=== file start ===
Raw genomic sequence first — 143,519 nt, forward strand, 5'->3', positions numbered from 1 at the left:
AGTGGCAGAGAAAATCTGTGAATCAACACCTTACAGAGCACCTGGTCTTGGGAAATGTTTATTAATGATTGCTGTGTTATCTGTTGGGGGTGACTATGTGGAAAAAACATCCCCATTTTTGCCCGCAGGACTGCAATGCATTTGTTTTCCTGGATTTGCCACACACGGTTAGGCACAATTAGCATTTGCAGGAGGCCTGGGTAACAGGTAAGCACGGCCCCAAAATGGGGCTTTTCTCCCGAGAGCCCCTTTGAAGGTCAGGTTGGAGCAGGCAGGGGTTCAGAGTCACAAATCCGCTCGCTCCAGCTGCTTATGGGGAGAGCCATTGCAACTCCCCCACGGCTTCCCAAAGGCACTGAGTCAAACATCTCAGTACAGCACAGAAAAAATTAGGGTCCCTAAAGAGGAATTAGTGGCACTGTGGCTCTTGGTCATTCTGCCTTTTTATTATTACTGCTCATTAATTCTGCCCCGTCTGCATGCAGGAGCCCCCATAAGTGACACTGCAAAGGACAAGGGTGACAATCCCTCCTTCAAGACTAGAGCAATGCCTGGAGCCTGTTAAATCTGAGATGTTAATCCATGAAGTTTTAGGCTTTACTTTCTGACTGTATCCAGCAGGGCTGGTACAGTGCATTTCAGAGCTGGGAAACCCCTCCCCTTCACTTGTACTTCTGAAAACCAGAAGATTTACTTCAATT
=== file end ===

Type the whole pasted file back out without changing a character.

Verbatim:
Raw genomic sequence first — 143,519 nt, forward strand, 5'->3', positions numbered from 1 at the left:
AGTGGCAGAGAAAATCTGTGAATCAACACCTTACAGAGCACCTGGTCTTGGGAAATGTTTATTAATGATTGCTGTGTTATCTGTTGGGGGTGACTATGTGGAAAAAACATCCCCATTTTTGCCCGCAGGACTGCAATGCATTTGTTTTCCTGGATTTGCCACACACGGTTAGGCACAATTAGCATTTGCAGGAGGCCTGGGTAACAGGTAAGCACGGCCCCAAAATGGGGCTTTTCTCCCGAGAGCCCCTTTGAAGGTCAGGTTGGAGCAGGCAGGGGTTCAGAGTCACAAATCCGCTCGCTCCAGCTGCTTATGGGGAGAGCCATTGCAACTCCCCCACGGCTTCCCAAAGGCACTGAGTCAAACATCTCAGTACAGCACAGAAAAAATTAGGGTCCCTAAAGAGGAATTAGTGGCACTGTGGCTCTTGGTCATTCTGCCTTTTTATTATTACTGCTCATTAATTCTGCCCCGTCTGCATGCAGGAGCCCCCATAAGTGACACTGCAAAGGACAAGGGTGACAATCCCTCCTTCAAGACTAGAGCAATGCCTGGAGCCTGTTAAATCTGAGATGTTAATCCATGAAGTTTTAGGCTTTACTTTCTGACTGTATCCAGCAGGGCTGGTACAGTGCATTTCAGAGCTGGGAAACCCCTCCCCTTCACTTGTACTTCTGAAAACCAGAAGATTTACTTCAATT